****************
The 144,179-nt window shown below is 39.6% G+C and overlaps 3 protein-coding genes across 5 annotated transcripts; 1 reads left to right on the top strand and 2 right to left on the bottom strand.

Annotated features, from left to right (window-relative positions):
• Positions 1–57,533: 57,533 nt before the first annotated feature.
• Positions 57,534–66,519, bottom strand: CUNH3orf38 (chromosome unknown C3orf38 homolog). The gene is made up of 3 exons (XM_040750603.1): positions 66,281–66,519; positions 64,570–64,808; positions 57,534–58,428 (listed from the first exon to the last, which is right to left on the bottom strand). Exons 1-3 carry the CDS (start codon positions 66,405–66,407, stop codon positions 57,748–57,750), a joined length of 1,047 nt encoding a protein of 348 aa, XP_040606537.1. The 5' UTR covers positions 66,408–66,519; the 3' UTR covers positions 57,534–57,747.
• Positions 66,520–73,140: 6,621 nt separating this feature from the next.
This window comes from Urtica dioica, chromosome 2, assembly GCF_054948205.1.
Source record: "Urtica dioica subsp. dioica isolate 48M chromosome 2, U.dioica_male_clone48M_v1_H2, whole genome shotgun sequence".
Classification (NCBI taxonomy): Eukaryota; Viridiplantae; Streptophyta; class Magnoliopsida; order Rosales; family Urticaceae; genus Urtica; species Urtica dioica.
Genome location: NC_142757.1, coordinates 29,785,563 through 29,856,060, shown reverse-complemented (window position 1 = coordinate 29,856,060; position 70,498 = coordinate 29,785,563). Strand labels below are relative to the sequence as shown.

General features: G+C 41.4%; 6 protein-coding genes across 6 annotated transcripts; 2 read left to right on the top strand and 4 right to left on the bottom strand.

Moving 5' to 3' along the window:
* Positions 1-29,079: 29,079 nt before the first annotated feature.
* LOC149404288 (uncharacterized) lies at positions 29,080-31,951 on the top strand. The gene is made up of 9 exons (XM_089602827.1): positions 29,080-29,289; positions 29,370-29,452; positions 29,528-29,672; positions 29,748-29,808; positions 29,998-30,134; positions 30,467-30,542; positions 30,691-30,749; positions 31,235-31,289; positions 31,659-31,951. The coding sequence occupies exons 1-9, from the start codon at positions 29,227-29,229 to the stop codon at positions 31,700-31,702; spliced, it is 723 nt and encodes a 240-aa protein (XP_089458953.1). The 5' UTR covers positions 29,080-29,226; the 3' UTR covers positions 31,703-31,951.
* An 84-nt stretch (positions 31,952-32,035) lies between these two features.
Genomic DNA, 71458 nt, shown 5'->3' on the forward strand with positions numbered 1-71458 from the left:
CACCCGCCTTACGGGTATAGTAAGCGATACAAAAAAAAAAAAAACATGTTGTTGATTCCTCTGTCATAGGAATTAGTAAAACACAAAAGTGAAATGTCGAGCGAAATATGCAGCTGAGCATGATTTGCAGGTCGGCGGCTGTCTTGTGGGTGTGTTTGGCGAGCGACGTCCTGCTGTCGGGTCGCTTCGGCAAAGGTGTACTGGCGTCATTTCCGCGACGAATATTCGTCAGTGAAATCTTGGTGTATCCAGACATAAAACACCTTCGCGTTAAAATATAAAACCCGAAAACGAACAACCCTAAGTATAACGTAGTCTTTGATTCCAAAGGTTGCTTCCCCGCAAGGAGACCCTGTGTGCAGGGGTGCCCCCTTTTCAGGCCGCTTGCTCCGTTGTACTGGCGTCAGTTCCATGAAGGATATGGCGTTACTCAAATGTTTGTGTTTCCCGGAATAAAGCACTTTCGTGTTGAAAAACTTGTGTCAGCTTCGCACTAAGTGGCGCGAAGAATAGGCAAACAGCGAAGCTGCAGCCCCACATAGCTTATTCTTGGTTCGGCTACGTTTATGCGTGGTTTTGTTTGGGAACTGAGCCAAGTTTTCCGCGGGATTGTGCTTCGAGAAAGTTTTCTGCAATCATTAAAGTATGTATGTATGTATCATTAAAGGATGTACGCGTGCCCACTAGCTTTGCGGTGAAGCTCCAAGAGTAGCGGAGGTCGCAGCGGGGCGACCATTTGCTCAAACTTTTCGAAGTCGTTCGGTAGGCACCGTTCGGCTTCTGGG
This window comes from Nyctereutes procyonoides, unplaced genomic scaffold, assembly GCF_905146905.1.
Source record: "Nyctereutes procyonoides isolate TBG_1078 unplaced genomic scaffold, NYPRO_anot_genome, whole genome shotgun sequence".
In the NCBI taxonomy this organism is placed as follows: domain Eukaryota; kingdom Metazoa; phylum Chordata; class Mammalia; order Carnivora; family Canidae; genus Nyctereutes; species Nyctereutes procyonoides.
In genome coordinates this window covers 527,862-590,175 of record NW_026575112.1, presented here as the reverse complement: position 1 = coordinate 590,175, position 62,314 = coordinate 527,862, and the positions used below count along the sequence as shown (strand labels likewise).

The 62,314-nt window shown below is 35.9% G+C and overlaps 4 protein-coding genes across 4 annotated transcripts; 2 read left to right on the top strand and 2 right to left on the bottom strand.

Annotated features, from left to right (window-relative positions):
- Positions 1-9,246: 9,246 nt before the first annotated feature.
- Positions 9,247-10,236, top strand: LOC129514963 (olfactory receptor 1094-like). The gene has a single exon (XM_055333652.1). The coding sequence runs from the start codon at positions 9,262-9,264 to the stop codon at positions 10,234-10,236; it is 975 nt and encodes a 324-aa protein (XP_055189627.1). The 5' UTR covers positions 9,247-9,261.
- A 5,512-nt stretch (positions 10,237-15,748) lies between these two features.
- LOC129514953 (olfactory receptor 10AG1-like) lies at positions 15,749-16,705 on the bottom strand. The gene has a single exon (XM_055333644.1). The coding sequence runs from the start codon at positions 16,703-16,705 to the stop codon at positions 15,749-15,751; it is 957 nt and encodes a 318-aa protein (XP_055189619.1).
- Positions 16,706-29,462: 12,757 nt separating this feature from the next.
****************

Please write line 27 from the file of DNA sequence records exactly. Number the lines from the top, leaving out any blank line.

- Positions 16,706-29,462: 12,757 nt separating this feature from the next.